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Products: Project UH

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The Economic Impact of Astronomy in Hawai‘i

The astronomy sector in Hawaii generates economic activity through its purchases from local businesses, its payment to its employees, and spending by students and visitors. In collaboration with the Institute for Astronomy, a survey was designed to obtain information from astronomy related entities about in-state expenditures. The collected survey data was used to estimate the astronomy sector’s total economic activity in each of Hawaii’s counties for the calendar year 2012. Following a standard Input-Output approach, we define economic impact to be the direct, indirect, and induced economic activities generated by the astronomy sector’s expenditures in the state economy, taking into account inter-county feedback and spillover effects.

Local astronomy related expenditures in calendar year 2012 were $58.43 million, $25.80 million, $1.28 million, and $2.58 million in Hawaii, Honolulu, Kauai, and Maui counties respectively. Total astronomy related spending in the state was $88.09 million. Including indirect and induced benefits and adjusting for inter-county feedback and spillover effects, the astronomy sector had a total impact of $167.86 million statewide. The largest impact was found to be in Hawaii County ($91.48 million), followed by Honolulu County ($68.43 million). Impacts were found to be relatively small in Maui County ($5.34 million) and Kauai County ($2.61 million). In addition to contributing to output, astronomy activities generated $52.26 million in earnings, $8.15 million in state taxes, and 1,394 jobs statewide.

PROJECT REPORT


The Economic Impact of the University of Hawai'i System

The University of Hawai‘i (UH) generates economic activity through its purchases from local businesses, its payment to its employees, and spending by students and visitors. This report estimates UH’s total economic activity in the state of Hawai‘i in fiscal year 2012. Following a standard approach, we define economic impact to be the direct, indirect, and induced economic activities generated by the university’s spending in the state economy.

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The Contribution of the University of Hawai‘i at Manoa to Hawai‘i’s Economy in 2012

The University of Hawai‘i at Mānoa (UHM) generates economic activity through its purchases from local businesses, its payment to its employees, and spending by students and visitors. This report estimates UHM’s total economic activity in the state of Hawai‘i in fiscal year 2012. Following a standard approach, we define economic impact to be the direct, indirect, and induced economic activities generated by the university’s spending in the state economy.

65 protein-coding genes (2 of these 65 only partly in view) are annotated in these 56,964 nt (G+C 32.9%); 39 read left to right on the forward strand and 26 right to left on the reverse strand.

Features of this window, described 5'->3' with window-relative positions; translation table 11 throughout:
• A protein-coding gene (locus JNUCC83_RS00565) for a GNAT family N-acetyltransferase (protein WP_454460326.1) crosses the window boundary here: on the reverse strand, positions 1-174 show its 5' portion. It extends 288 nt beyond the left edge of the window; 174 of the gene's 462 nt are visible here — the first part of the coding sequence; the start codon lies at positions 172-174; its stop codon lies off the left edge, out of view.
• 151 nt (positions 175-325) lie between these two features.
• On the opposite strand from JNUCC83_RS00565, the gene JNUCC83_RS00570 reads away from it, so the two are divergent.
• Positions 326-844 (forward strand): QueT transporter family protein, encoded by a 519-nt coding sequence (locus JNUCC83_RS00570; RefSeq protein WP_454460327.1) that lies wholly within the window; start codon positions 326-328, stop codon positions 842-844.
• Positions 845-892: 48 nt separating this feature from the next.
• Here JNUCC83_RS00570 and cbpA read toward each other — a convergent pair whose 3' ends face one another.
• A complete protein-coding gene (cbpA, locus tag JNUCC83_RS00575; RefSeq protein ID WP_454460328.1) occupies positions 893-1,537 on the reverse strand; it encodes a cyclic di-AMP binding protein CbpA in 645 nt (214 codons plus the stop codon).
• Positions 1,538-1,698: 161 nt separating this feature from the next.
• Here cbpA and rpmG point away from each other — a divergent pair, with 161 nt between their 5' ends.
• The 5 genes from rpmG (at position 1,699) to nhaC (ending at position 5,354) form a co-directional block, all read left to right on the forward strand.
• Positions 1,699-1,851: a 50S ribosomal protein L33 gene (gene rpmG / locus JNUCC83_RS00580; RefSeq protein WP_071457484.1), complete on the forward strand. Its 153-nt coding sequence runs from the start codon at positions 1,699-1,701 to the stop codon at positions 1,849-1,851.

Although one can think of the UHM as if it were one of many businesses or industries in Hawai‘i, an important difference between UHM and most private businesses is that UHM gets a substantial part of its funding from taxpayers. In FY2012, UHM and the supporting RCUH (Research Corporation of the University of Hawai‘i) spent a total of $878 million in support of its education mission; the State General Fund paid $198 million of the total. Adding money spent by the privately funded UH Foundation, spending by students, out-of-town visitor spending related to UHM sponsored professional meetings and conferences brings total UHM-related expenditures to $1.40 billion in FY2012, 90% of which was spent locally.

Overall, the $1.40 billion of education-related expenditures attributable to UHM generated $2.45 billion in local business sales, $735 million in employee earnings, $131 million in state tax revenues, and slightly under 20,000 jobs in Hawai‘i in FY2012. This represented approximately 3.4% of total jobs, 2.5% of worker earnings, and 2.2% of total state tax revenues.

Looking to the future, the university’s Hawai‘i Innovation Initiative ( HI2 ) plans to more than double the UH system’s current level of extramural research funds from less than $500 million to an ambitious $1 billion per annum. If the HI2 successfully doubles research expenditures, our analysis suggests more than 5,000 new jobs would be created from the ripple effects of the research spending alone, independent of any technology transfer and other jobs created as a direct result of the research.

 

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Staffing Structure of the University of Hawai‘i at Manoa, Peers, and Doctoral/Research-Extensive Universities

Posted January 15, 2013 | Categories: Presentations, Project UH

This study examines staff support at the University of Hawai‘i at Manoa (UHM) vis-à-vis its peer group (Peers) and all 4-year public Doctoral/Research-Extensive Universities (DREU). More specifically, we compare the averages of the ratio of full-time equivalent (FTE) staff to FTE faculty and FTE enrollment across the three groups; UHM, Peers, and DREU. We present results for the following support staff categories: executive, administrative, and managerial; other professional (support/service); technical and paraprofessional; clerical and secretarial; skilled crafts; and service/maintenance.